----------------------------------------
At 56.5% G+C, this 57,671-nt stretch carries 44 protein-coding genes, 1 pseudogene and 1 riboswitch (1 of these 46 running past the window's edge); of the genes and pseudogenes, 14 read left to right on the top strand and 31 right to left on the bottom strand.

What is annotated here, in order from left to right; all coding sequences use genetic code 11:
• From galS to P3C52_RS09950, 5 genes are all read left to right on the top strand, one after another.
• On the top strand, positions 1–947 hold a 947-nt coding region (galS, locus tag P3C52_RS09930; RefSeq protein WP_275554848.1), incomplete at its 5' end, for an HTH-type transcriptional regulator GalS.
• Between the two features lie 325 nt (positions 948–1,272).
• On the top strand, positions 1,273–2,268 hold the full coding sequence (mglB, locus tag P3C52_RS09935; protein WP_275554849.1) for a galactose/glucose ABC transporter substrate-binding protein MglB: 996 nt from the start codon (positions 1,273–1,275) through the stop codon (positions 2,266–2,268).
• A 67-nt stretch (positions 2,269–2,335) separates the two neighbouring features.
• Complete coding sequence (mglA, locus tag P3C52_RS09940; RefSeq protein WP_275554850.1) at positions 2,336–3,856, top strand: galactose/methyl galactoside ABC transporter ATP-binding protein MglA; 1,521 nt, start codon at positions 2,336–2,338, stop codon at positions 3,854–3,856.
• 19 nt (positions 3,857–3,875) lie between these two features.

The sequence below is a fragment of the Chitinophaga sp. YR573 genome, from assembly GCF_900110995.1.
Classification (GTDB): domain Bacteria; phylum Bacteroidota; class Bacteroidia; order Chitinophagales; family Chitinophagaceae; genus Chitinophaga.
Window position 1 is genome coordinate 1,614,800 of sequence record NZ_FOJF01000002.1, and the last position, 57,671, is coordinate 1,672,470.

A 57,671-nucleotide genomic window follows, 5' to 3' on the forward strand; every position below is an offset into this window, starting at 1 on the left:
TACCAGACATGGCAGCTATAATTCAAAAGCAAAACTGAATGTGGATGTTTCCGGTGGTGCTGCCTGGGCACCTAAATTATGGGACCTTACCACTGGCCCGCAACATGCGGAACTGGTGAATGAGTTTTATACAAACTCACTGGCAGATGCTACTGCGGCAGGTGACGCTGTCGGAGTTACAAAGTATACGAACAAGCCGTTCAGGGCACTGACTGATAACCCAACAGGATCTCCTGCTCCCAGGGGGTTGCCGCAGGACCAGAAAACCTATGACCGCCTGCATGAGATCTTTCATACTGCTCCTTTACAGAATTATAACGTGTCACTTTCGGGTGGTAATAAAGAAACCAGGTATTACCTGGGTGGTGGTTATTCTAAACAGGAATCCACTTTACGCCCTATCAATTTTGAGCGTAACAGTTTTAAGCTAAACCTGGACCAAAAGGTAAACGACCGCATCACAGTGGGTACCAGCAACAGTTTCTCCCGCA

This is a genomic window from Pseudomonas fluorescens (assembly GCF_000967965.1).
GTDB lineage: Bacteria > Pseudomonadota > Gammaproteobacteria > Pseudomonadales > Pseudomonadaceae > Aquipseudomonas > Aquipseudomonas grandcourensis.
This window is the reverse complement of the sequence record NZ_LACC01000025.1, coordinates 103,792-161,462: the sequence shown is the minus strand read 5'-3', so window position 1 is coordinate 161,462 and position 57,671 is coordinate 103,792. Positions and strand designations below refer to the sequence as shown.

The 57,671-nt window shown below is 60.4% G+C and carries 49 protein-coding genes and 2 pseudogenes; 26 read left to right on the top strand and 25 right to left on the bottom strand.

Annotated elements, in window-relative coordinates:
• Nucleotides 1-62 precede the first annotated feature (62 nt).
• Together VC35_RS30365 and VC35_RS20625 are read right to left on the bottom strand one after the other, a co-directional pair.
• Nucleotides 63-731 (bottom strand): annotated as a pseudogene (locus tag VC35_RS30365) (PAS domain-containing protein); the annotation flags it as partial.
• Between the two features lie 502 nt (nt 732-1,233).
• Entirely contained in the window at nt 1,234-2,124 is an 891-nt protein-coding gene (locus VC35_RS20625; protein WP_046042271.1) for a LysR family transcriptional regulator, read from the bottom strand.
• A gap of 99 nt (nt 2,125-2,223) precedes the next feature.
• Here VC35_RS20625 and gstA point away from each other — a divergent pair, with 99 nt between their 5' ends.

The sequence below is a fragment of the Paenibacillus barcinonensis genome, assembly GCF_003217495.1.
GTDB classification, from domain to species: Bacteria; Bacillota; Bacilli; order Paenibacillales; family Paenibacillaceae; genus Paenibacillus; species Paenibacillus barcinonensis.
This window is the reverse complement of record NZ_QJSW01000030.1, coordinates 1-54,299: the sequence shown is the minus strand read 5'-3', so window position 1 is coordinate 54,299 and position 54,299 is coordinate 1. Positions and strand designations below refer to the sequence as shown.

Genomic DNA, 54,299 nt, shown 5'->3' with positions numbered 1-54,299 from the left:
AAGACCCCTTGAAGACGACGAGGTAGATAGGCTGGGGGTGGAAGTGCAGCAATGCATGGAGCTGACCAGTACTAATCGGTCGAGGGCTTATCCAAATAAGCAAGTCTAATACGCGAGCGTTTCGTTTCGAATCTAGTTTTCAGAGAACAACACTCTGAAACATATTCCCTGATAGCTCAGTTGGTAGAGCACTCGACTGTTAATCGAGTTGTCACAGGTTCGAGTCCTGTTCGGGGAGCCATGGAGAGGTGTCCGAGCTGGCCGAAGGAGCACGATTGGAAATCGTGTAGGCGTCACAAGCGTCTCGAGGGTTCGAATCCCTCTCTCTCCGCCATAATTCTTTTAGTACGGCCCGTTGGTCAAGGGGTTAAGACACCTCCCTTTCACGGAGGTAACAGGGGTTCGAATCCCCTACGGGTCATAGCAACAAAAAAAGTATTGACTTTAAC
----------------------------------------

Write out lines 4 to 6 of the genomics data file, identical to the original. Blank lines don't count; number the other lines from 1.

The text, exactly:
• On the top strand, positions 1–947 hold a 947-nt coding region (galS, locus tag P3C52_RS09930; RefSeq protein WP_275554848.1), incomplete at its 5' end, for an HTH-type transcriptional regulator GalS.
• Between the two features lie 325 nt (positions 948–1,272).
• On the top strand, positions 1,273–2,268 hold the full coding sequence (mglB, locus tag P3C52_RS09935; protein WP_275554849.1) for a galactose/glucose ABC transporter substrate-binding protein MglB: 996 nt from the start codon (positions 1,273–1,275) through the stop codon (positions 2,266–2,268).